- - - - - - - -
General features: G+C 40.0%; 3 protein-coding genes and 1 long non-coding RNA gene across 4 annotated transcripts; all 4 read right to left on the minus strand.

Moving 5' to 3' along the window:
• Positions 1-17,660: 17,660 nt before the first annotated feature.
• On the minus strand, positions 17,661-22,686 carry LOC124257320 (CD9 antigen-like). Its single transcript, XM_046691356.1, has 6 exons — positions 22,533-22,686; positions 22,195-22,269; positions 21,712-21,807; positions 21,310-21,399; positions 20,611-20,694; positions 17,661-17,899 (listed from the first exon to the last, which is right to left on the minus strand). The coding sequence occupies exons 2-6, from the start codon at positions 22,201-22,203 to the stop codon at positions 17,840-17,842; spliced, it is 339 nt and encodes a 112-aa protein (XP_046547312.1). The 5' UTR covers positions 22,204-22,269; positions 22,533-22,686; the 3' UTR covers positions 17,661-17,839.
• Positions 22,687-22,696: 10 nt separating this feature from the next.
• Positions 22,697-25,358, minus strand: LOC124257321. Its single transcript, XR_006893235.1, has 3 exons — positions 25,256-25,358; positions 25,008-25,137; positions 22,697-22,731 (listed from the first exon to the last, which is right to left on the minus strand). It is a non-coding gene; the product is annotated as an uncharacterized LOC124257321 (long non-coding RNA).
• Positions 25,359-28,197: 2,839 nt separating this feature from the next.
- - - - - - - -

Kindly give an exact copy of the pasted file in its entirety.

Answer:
General features: G+C 40.0%; 3 protein-coding genes and 1 long non-coding RNA gene across 4 annotated transcripts; all 4 read right to left on the minus strand.

Moving 5' to 3' along the window:
• Positions 1-17,660: 17,660 nt before the first annotated feature.
• On the minus strand, positions 17,661-22,686 carry LOC124257320 (CD9 antigen-like). Its single transcript, XM_046691356.1, has 6 exons — positions 22,533-22,686; positions 22,195-22,269; positions 21,712-21,807; positions 21,310-21,399; positions 20,611-20,694; positions 17,661-17,899 (listed from the first exon to the last, which is right to left on the minus strand). The coding sequence occupies exons 2-6, from the start codon at positions 22,201-22,203 to the stop codon at positions 17,840-17,842; spliced, it is 339 nt and encodes a 112-aa protein (XP_046547312.1). The 5' UTR covers positions 22,204-22,269; positions 22,533-22,686; the 3' UTR covers positions 17,661-17,839.
• Positions 22,687-22,696: 10 nt separating this feature from the next.
• Positions 22,697-25,358, minus strand: LOC124257321. Its single transcript, XR_006893235.1, has 3 exons — positions 25,256-25,358; positions 25,008-25,137; positions 22,697-22,731 (listed from the first exon to the last, which is right to left on the minus strand). It is a non-coding gene; the product is annotated as an uncharacterized LOC124257321 (long non-coding RNA).
• Positions 25,359-28,197: 2,839 nt separating this feature from the next.